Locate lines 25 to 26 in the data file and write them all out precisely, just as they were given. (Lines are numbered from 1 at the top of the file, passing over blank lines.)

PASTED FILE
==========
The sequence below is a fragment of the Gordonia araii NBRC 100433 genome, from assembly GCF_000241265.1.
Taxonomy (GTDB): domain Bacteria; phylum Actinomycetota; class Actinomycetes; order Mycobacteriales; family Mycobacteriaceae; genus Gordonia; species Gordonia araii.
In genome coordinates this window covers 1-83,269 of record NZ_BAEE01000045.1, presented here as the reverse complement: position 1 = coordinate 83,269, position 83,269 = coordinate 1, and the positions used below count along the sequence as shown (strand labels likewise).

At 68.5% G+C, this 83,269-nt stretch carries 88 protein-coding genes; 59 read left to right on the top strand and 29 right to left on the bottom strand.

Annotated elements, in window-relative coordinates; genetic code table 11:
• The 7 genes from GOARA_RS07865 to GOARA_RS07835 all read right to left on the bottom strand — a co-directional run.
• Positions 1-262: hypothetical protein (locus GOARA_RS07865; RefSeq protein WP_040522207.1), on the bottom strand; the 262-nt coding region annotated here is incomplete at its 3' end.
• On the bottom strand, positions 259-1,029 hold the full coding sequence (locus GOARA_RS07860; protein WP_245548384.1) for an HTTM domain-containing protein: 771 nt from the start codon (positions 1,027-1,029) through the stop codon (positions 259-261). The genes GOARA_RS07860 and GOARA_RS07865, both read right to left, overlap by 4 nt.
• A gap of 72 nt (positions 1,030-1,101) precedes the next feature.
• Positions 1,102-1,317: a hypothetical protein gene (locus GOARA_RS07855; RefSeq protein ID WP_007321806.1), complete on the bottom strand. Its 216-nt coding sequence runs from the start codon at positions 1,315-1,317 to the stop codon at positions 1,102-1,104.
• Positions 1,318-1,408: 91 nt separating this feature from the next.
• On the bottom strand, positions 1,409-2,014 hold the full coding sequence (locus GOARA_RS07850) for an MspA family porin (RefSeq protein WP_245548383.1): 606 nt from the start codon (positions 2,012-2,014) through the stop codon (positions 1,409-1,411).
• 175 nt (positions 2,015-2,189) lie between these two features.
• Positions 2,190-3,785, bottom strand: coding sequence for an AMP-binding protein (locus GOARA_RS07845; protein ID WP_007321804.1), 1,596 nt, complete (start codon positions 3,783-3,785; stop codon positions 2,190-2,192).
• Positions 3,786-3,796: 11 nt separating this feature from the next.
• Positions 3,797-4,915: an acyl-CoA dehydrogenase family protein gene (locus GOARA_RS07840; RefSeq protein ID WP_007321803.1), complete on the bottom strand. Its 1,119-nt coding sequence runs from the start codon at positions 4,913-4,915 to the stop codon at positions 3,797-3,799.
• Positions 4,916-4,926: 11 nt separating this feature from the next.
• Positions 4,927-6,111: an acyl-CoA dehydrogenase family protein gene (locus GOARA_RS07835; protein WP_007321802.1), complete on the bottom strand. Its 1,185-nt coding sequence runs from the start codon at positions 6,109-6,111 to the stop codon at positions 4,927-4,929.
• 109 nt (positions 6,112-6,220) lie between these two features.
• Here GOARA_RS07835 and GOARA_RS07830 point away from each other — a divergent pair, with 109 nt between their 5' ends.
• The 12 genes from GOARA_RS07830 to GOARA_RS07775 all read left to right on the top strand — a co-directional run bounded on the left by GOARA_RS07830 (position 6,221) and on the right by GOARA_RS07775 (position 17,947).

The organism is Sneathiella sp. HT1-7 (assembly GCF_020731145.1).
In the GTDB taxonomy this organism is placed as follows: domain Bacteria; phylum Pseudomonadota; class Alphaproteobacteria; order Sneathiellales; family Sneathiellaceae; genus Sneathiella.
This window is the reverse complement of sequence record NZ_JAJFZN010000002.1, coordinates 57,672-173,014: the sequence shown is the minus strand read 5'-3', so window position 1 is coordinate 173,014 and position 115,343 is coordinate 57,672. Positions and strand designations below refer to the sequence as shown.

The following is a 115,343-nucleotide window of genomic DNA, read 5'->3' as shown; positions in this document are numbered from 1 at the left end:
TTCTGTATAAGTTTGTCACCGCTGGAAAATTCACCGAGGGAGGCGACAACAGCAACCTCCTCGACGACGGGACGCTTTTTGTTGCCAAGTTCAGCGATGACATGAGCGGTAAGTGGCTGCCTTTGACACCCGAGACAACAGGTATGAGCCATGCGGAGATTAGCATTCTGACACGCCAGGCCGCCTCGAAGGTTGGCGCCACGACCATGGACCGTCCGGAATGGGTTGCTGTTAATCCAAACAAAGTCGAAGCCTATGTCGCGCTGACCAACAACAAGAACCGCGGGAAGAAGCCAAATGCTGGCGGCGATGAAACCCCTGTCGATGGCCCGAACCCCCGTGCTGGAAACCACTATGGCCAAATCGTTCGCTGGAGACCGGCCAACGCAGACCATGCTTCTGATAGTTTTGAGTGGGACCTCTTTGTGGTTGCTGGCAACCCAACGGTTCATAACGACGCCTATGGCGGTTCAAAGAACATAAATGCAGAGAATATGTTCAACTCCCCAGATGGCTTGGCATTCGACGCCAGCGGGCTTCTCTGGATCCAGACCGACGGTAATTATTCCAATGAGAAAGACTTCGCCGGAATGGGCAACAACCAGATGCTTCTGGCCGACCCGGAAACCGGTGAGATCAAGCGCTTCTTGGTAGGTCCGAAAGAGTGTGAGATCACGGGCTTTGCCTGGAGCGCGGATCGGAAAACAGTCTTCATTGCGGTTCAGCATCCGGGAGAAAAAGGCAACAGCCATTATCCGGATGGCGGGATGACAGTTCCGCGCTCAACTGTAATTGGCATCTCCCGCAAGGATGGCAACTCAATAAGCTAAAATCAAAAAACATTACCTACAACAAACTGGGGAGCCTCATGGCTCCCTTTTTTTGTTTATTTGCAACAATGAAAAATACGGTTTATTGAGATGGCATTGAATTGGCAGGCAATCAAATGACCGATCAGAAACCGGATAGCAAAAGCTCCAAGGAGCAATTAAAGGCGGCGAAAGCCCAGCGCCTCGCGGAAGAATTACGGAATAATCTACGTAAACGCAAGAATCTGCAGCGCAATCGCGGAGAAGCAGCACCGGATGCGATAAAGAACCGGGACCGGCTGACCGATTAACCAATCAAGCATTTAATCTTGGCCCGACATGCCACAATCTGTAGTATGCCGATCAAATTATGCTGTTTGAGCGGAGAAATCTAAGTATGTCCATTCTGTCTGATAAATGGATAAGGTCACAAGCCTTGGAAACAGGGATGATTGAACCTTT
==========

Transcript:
The following is a 115,343-nucleotide window of genomic DNA, read 5'->3' as shown; positions in this document are numbered from 1 at the left end:
TTCTGTATAAGTTTGTCACCGCTGGAAAATTCACCGAGGGAGGCGACAACAGCAACCTCCTCGACGACGGGACGCTTTTTGTTGCCAAGTTCAGCGATGACATGAGCGGTAAGTGGCTGCCTTTGACACCCGAGACAACAGGTATGAGCCATGCGGAGATTAGCATTCTGACACGCCAGGCCGCCTCGAAGGTTGGCGCCACGACCATGGACCGTCCGGAATGGGTTGCTGTTAATCCAAACAAAGTCGAAGCCTATGTCGCGCTGACCAACAACAAGAACCGCGGGAAGAAGCCAAATGCTGGCGGCGATGAAACCCCTGTCGATGGCCCGAACCCCCGTGCTGGAAACCACTATGGCCAAATCGTTCGCTGGAGACCGGCCAACGCAGACCATGCTTCTGATAGTTTTGAGTGGGACCTCTTTGTGGTTGCTGGCAACCCAACGGTTCATAACGACGCCTATGGCGGTTCAAAGAACATAAATGCAGAGAATATGTTCAACTCCCCAGATGGCTTGGCATTCGACGCCAGCGGGCTTCTCTGGATCCAGACCGACGGTAATTATTCCAATGAGAAAGACTTCGCCGGAATGGGCAACAACCAGATGCTTCTGGCCGACCCGGAAACCGGTGAGATCAAGCGCTTCTTGGTAGGTCCGAAAGAGTGTGAGATCACGGGCTTTGCCTGGAGCGCGGATCGGAAAACAGTCTTCATTGCGGTTCAGCATCCGGGAGAAAAAGGCAACAGCCATTATCCGGATGGCGGGATGACAGTTCCGCGCTCAACTGTAATTGGCATCTCCCGCAAGGATGGCAACTCAATAAGCTAAAATCAAAAAACATTACCTACAACAAACTGGGGAGCCTCATGGCTCCCTTTTTTTGTTTATTTGCAACAATGAAAAATACGGTTTATTGAGATGGCATTGAATTGGCAGGCAATCAAATGACCGATCAGAAACCGGATAGCAAAAGCTCCAAGGAGCAATTAAAGGCGGCGAAAGCCCAGCGCCTCGCGGAAGAATTACGGAATAATCTACGTAAACGCAAGAATCTGCAGCGCAATCGCGGAGAAGCAGCACCGGATGCGATAAAGAACCGGGACCGGCTGACCGATTAACCAATCAAGCATTTAATCTTGGCCCGACATGCCACAATCTGTAGTATGCCGATCAAATTATGCTGTTTGAGCGGAGAAATCTAAGTATGTCCATTCTGTCTGATAAATGGATAAGGTCACAAGCCTTGGAAACAGGGATGATTGAACCTTT